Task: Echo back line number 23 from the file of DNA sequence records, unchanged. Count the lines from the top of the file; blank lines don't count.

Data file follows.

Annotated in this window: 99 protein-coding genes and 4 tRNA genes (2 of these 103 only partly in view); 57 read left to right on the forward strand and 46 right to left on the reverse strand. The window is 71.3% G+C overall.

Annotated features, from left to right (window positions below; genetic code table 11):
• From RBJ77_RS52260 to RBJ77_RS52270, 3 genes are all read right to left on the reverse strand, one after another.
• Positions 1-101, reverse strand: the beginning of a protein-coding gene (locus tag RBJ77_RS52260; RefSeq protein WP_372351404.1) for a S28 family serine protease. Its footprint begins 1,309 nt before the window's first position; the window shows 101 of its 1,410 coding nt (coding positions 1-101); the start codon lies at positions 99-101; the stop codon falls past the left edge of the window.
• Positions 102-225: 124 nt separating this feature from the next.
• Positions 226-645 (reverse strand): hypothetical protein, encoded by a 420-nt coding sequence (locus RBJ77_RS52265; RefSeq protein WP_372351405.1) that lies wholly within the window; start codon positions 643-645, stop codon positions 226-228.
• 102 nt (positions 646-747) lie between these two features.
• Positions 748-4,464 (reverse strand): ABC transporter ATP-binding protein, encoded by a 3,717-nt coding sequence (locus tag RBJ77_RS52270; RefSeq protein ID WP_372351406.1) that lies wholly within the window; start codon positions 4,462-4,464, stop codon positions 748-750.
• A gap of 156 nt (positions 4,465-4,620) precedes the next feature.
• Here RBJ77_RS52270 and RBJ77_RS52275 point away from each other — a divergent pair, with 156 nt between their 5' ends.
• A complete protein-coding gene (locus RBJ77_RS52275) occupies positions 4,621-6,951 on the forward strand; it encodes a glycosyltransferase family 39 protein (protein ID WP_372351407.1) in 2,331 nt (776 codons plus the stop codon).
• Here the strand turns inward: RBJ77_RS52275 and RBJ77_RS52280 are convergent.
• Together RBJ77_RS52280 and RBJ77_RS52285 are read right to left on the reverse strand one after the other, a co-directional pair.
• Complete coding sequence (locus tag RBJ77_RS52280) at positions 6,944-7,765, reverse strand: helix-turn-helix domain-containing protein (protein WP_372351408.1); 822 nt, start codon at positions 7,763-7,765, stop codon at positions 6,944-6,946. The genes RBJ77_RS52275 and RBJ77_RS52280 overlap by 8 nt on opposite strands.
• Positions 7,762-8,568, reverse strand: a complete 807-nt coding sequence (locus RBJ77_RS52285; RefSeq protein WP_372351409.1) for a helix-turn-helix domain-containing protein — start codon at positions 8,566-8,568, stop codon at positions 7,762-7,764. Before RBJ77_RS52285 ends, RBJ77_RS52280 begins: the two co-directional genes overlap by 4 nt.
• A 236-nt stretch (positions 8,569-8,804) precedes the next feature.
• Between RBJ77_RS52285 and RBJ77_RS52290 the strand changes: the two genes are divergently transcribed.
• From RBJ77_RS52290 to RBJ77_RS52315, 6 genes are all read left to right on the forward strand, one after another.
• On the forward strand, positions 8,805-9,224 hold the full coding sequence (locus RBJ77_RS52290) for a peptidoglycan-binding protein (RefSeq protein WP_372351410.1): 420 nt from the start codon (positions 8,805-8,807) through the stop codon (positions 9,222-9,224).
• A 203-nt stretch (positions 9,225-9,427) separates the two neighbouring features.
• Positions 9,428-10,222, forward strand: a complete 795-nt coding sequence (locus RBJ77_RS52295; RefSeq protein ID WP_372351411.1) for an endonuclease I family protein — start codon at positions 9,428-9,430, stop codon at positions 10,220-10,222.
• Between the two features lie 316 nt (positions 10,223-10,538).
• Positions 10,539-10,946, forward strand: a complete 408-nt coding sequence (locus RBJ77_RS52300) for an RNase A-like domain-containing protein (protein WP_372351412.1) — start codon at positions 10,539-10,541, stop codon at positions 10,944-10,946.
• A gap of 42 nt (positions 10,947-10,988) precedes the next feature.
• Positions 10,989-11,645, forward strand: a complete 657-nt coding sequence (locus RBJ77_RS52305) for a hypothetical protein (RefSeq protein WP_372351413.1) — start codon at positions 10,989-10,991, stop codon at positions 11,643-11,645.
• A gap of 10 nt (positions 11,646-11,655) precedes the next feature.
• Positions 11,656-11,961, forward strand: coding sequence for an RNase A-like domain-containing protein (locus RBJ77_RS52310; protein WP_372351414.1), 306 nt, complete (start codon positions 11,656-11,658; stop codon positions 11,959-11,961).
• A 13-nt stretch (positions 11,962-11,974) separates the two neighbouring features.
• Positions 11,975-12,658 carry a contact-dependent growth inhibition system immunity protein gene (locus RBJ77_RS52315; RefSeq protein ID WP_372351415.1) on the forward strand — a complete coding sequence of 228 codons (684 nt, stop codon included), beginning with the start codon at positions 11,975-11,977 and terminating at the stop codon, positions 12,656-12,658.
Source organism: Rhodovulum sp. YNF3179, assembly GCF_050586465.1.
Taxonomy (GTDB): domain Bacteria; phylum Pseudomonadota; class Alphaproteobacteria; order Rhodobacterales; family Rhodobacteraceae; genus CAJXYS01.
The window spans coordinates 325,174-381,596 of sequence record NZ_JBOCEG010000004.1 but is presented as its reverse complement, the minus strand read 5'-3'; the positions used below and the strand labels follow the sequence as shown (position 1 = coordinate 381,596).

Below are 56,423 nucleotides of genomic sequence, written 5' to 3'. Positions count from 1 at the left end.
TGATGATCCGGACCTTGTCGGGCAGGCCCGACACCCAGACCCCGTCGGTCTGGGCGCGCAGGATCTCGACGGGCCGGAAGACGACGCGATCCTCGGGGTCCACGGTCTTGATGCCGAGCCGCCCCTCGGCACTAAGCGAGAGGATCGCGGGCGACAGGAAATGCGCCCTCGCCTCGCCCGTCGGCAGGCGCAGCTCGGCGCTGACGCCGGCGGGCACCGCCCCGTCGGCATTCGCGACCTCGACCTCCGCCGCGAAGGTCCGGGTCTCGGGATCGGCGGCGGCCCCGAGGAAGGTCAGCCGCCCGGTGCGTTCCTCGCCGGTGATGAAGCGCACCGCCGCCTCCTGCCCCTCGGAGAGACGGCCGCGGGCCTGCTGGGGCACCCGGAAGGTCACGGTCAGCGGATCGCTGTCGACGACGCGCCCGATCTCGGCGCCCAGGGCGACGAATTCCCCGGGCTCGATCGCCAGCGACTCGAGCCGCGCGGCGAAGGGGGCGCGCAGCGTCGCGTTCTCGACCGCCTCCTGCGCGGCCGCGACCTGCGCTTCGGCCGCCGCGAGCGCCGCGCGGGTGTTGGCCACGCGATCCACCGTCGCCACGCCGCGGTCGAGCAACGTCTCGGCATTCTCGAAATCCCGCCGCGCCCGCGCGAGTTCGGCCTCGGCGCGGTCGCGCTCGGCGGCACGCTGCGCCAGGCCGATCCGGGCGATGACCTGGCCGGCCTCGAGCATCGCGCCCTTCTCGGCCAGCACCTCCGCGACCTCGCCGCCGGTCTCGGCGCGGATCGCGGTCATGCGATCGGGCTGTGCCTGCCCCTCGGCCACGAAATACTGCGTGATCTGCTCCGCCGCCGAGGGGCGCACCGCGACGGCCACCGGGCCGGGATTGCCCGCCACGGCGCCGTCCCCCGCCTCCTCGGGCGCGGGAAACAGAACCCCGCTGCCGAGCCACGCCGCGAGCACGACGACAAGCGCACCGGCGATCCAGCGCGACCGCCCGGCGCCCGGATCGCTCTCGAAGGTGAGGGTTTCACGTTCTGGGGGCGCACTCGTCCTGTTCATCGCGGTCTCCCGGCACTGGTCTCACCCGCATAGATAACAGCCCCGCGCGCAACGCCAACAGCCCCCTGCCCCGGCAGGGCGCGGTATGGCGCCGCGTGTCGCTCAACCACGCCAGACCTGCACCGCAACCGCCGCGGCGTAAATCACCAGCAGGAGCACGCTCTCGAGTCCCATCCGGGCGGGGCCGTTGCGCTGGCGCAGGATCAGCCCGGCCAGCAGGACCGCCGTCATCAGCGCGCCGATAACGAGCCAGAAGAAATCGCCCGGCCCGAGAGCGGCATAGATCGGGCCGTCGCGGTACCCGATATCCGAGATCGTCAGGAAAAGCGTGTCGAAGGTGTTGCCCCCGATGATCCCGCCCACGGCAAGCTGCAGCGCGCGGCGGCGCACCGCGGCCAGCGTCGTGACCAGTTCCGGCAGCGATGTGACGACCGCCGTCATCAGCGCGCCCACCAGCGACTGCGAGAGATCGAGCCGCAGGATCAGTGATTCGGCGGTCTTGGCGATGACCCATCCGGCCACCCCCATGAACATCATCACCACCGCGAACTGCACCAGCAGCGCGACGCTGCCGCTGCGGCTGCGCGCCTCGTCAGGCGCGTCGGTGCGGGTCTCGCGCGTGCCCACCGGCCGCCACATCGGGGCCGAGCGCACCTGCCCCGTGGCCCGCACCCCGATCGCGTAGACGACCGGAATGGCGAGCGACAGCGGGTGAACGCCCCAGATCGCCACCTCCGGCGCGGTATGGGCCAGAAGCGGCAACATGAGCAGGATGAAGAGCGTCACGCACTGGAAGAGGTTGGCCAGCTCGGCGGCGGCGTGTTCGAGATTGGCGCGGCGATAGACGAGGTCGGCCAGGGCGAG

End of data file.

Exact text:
• Positions 10,539-10,946, forward strand: a complete 408-nt coding sequence (locus RBJ77_RS52300) for an RNase A-like domain-containing protein (protein WP_372351412.1) — start codon at positions 10,539-10,541, stop codon at positions 10,944-10,946.